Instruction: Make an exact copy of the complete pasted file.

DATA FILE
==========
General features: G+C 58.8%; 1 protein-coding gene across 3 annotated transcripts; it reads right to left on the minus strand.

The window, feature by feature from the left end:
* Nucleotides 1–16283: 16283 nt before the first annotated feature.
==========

General features: G+C 58.8%; 1 protein-coding gene across 3 annotated transcripts; it reads right to left on the minus strand.

The window, feature by feature from the left end:
* Nucleotides 1–16283: 16283 nt before the first annotated feature.